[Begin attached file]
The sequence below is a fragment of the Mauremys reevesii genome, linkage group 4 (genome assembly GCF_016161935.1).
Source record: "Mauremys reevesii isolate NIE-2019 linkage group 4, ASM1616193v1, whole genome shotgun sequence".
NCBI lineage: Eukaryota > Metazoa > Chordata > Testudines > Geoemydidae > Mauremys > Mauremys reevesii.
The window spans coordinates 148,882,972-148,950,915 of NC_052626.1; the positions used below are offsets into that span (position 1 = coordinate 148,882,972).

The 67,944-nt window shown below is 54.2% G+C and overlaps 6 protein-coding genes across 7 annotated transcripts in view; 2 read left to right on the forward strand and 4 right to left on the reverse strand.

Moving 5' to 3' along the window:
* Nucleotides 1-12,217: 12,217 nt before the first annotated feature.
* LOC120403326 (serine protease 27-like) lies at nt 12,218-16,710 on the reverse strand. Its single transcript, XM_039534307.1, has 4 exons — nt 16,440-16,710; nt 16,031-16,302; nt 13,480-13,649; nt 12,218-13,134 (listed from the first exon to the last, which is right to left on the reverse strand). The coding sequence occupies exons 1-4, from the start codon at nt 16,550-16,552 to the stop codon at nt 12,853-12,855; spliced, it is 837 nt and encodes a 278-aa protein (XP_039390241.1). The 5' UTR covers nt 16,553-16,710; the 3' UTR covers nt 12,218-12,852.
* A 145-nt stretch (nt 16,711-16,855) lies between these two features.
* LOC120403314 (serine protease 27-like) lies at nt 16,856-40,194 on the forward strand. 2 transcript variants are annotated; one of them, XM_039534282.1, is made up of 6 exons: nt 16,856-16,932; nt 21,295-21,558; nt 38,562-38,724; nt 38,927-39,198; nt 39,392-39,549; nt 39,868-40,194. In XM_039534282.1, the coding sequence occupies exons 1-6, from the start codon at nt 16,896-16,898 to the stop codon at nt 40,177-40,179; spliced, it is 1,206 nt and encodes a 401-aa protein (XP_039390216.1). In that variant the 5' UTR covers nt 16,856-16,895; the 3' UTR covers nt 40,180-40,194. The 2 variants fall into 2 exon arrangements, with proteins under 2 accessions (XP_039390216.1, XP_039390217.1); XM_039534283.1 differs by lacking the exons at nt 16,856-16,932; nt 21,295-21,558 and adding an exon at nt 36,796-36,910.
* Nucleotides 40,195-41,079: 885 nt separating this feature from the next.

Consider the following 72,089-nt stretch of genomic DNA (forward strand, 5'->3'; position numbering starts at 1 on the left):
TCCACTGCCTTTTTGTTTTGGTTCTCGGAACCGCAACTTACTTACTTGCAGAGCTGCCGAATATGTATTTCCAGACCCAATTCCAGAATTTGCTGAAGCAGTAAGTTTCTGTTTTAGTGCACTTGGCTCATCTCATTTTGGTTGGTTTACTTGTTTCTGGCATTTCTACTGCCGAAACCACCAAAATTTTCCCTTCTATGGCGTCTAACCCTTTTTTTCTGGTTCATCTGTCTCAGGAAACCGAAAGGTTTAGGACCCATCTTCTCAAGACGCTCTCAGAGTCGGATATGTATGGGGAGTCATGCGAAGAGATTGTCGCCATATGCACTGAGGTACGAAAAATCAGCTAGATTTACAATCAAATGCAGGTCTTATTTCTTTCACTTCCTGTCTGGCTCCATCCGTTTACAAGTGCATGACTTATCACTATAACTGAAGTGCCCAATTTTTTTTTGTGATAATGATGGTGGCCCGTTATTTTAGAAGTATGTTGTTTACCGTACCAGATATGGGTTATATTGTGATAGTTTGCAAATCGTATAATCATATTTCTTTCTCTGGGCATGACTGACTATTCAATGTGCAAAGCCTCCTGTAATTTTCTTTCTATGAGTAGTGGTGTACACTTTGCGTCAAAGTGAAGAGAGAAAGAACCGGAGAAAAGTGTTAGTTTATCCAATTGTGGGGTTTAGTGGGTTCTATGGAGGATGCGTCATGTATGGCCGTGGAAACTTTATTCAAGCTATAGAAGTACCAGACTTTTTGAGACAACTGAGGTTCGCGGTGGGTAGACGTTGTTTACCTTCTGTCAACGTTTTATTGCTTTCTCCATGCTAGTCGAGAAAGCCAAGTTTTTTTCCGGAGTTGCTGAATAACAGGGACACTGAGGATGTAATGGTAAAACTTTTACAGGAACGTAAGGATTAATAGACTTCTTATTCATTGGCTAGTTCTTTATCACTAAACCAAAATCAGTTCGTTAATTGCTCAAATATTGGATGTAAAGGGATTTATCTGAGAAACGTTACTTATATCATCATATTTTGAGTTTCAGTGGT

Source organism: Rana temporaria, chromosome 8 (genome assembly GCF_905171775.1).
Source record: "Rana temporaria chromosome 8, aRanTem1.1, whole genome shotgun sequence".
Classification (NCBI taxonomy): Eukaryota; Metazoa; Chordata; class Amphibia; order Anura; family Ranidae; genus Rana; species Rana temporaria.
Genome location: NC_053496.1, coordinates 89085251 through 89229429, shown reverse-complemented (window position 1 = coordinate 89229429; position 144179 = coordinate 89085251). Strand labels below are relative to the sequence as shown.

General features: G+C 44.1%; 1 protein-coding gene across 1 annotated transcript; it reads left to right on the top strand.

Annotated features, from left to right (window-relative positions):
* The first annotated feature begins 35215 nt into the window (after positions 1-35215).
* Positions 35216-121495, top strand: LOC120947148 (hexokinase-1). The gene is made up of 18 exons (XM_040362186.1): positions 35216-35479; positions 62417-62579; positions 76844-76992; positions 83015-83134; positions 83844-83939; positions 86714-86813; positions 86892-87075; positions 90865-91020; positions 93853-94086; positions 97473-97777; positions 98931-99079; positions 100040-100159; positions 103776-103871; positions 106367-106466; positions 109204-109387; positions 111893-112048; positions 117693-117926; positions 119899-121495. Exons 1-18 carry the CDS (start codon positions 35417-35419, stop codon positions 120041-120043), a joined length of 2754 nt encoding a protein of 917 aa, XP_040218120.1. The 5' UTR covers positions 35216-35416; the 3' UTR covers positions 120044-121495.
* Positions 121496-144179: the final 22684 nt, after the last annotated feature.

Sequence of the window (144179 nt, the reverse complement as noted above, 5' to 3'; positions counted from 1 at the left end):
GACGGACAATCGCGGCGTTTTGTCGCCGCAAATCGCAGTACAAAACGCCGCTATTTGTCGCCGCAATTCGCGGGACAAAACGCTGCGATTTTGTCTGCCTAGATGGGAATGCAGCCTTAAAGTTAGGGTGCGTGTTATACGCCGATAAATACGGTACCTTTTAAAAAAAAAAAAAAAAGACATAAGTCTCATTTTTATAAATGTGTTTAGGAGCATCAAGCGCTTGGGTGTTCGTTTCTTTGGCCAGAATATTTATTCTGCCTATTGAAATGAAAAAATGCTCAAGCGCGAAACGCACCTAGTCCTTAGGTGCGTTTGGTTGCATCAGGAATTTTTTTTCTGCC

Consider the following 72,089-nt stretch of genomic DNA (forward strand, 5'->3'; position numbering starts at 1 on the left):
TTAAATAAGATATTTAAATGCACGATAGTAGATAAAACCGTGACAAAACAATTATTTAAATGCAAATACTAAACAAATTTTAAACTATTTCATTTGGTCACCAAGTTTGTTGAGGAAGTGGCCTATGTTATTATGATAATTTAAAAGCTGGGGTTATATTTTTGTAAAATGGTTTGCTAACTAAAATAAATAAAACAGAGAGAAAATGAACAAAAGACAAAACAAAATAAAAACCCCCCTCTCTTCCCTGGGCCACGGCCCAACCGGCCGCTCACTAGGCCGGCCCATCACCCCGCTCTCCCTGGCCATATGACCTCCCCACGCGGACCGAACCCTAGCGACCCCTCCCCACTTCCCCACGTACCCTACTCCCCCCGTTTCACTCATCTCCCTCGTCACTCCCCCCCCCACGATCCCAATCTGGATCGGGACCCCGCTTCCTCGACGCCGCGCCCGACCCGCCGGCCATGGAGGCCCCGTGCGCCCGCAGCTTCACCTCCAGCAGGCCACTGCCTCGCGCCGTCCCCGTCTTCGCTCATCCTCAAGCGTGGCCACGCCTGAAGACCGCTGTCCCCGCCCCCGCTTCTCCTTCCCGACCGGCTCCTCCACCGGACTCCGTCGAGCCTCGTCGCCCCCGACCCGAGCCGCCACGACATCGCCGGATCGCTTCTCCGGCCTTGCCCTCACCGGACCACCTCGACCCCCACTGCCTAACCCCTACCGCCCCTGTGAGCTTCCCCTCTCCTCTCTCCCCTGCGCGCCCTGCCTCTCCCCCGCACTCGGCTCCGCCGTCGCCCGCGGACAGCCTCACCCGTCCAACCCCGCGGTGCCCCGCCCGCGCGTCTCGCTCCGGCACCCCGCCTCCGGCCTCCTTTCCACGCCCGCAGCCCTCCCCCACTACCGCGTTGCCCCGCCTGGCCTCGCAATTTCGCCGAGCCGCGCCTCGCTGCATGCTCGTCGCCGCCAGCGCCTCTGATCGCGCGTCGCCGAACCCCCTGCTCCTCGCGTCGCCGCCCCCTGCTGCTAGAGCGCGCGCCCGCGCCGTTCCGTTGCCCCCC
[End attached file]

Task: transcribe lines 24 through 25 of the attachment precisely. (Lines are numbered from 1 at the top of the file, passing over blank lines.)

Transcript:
GACGGACAATCGCGGCGTTTTGTCGCCGCAAATCGCAGTACAAAACGCCGCTATTTGTCGCCGCAATTCGCGGGACAAAACGCTGCGATTTTGTCTGCCTAGATGGGAATGCAGCCTTAAAGTTAGGGTGCGTGTTATACGCCGATAAATACGGTACCTTTTAAAAAAAAAAAAAAAAGACATAAGTCTCATTTTTATAAATGTGTTTAGGAGCATCAAGCGCTTGGGTGTTCGTTTCTTTGGCCAGAATATTTATTCTGCCTATTGAAATGAAAAAATGCTCAAGCGCGAAACGCACCTAGTCCTTAGGTGCGTTTGGTTGCATCAGGAATTTTTTTTCTGCC

Consider the following 72,089-nt stretch of genomic DNA (forward strand, 5'->3'; position numbering starts at 1 on the left):